Advertisement

On the complexity of deadlock recovery

  • Joseph Y-T. Leung
  • Burkhard Monien
Conference paper
Part of the Lecture Notes in Computer Science book series (LNCS, volume 182)

Abstract

We consider the computational complexity of finding an optimal deadlock recovery. It is known that for an arbitrary number of resource types the problem is NP-hard even when the total cost of deadlocked jobs and the total number of resource units are "small" relative to the number of deadlocked jobs. It is also known that for one resource type the problem is NP-hard when the total cost of deadlocked jobs and the total number of resource units are "large" relative to the number of deadlocked jobs. In this paper we show that for one resource type the problem is solvable in polynomial time when the total cost of deadlocked jobs or the total number of resource units is "small" relative to the number of deadlocked jobs. For fixed m≥2 resource types, we show that the problem is solvable in polynomial time when the total number of resource units is "small" relative to the number of deadlocked jobs. On the other hand, when the total number of resource units is "large", the problem becomes NP-hard even when the total cost of deadlocked jobs is "small" relative to the number of deadlocked jobs. The results in this paper, together with previous known ones, give a complete delineation of the complexity of this problem under various assumptions of the input parameters.

Preview

Unable to display preview. Download preview PDF.

Unable to display preview. Download preview PDF.

References

  1. 1.
    E.G. Coffman, Jr. and P.J. Denning Operating Systems Theory,Englewood Cliffs, N.J.: Prentice Hall, 1973, chapter 2.Google Scholar
  2. 2.
    E.G. Coffman, Jr., M. J. Elphick and A. Shoshani, "System deadlocks", Computing Surveys, Vol. 3, pp. 67–78, 1971.Google Scholar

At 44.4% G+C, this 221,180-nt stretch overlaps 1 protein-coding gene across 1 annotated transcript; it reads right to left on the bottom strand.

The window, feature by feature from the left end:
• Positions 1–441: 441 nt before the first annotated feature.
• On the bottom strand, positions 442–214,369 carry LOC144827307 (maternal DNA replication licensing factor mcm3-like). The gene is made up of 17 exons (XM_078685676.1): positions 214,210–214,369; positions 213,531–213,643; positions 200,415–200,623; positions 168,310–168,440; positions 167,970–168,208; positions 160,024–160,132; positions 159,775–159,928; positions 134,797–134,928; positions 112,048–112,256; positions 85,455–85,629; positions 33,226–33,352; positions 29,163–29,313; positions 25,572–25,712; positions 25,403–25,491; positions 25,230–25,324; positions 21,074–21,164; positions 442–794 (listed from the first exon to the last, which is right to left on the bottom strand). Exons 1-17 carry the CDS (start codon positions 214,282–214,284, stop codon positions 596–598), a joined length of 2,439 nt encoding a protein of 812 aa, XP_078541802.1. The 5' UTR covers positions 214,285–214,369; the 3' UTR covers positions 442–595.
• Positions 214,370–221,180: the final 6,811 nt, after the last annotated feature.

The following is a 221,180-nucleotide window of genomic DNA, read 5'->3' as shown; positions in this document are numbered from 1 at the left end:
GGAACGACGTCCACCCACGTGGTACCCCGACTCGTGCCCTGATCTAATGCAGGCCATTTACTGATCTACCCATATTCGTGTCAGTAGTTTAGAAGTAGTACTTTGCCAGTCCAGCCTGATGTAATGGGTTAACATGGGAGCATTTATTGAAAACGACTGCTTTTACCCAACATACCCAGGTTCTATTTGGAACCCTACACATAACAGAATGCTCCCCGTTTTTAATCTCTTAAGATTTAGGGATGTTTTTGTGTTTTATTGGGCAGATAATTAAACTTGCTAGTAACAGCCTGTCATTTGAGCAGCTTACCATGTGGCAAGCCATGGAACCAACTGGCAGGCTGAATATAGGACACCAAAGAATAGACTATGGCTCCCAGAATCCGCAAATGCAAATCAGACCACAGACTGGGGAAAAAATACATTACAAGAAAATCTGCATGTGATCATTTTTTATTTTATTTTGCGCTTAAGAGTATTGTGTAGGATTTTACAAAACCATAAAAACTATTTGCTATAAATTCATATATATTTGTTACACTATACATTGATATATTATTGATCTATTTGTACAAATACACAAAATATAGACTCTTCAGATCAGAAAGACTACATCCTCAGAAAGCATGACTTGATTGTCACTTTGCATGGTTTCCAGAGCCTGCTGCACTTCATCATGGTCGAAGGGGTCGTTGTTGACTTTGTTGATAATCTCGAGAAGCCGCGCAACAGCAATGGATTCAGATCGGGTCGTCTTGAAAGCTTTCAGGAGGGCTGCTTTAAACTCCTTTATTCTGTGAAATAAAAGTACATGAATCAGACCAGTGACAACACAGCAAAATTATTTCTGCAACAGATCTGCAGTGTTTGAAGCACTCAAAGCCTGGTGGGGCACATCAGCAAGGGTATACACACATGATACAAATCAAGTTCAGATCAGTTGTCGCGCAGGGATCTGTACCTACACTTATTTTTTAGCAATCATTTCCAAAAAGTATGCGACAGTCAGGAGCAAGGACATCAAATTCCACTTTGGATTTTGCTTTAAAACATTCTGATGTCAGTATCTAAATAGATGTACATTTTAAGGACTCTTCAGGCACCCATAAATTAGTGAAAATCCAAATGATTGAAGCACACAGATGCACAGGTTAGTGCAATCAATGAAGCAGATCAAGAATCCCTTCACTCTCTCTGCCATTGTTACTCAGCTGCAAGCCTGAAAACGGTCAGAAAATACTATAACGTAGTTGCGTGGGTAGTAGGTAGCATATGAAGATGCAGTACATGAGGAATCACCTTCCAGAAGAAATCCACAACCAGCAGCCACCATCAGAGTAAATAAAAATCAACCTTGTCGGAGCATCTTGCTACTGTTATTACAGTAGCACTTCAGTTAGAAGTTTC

3. 3.
    E.W. Dijkstra, "Cooperating sequential processes", in Programming Languages, F. Genuys, Ed., New York: Academic Press, 1968, pp. 43–112.Google Scholar
  4. 4.
    M.R. Garey and D.S. Johnson, Computers and Intractability: A Guide to the Theory of NP-completeness, San Francisco, California: Freeman and Company, 1979Google Scholar
  5. 5.
    A.N. Habermann, "Prevention of systems deadlock", Communications of ACM, Vol. 12, pp. 373–377, 1969.Google Scholar
  6. 6.
    J.W. Havender, "Avoiding deadlock in multitasking systems", IBM System Journal, Vol. 7, pp. 74–84. 1968.Google Scholar
  7. 7.
    R.C. Holt, "On deadlock in computer systems", Ph.D. dissertation, Dept. of Computer Science, Cornell University, Ithaca, N.Y., 1971.Google Scholar
  8. 8.
    O.H. Ibarra and C.E. Kim, "Fast approximation algorithms for the knapsack and sum of subset problems", Journal of ACM, Vol. 22, 1975, pp. 463–468.Google Scholar
  9. 9.
    J.Y.-T. Leung, "Complexity of optimal deadlock recovery", Proceedings of Twenty-First Annual Allerton Conference on Communication, Control, and Computing, Urbana-Champaign, Illinois, Oct. 1983, pp. 876–883.Google Scholar
  10. 10.
    J. Y.-T. Leung and E.K. Lai, "On minimum cost recovery from system deadlock", IEEE Transactions on Computers, Vol. C-28, 1979, pp. 671–677.Google Scholar
  11. 11.
    A.C. Shaw, The Logical Design of Operating Systems, Englewood Cliffs, N.J.: Prentice Hall, 1974, chapter 8.Google Scholar
  12. 12.
    A. Shoshani, "Detection, prevention, and recovery from deadlocks in multiprocesses multiple resource systems", Ph.D. dissertation, Dept. of Electrical Engineering, Princeton University, Princeton, N.J., 1969Google Scholar

Copyright information

© Springer-Verlag Berlin Heidelberg 1984

Authors and Affiliations

  • Joseph Y-T. Leung
    • 1
  • Burkhard Monien
    • 2
  1. 1.Department of Electrical Engineering and Computer ScienceNorthwestern UniversityEvanstonU.S.A.
  2. 2.Department of Mathematics and Computer ScienceUniversität PaderbornPaderbornWest Germany

Personalised recommendations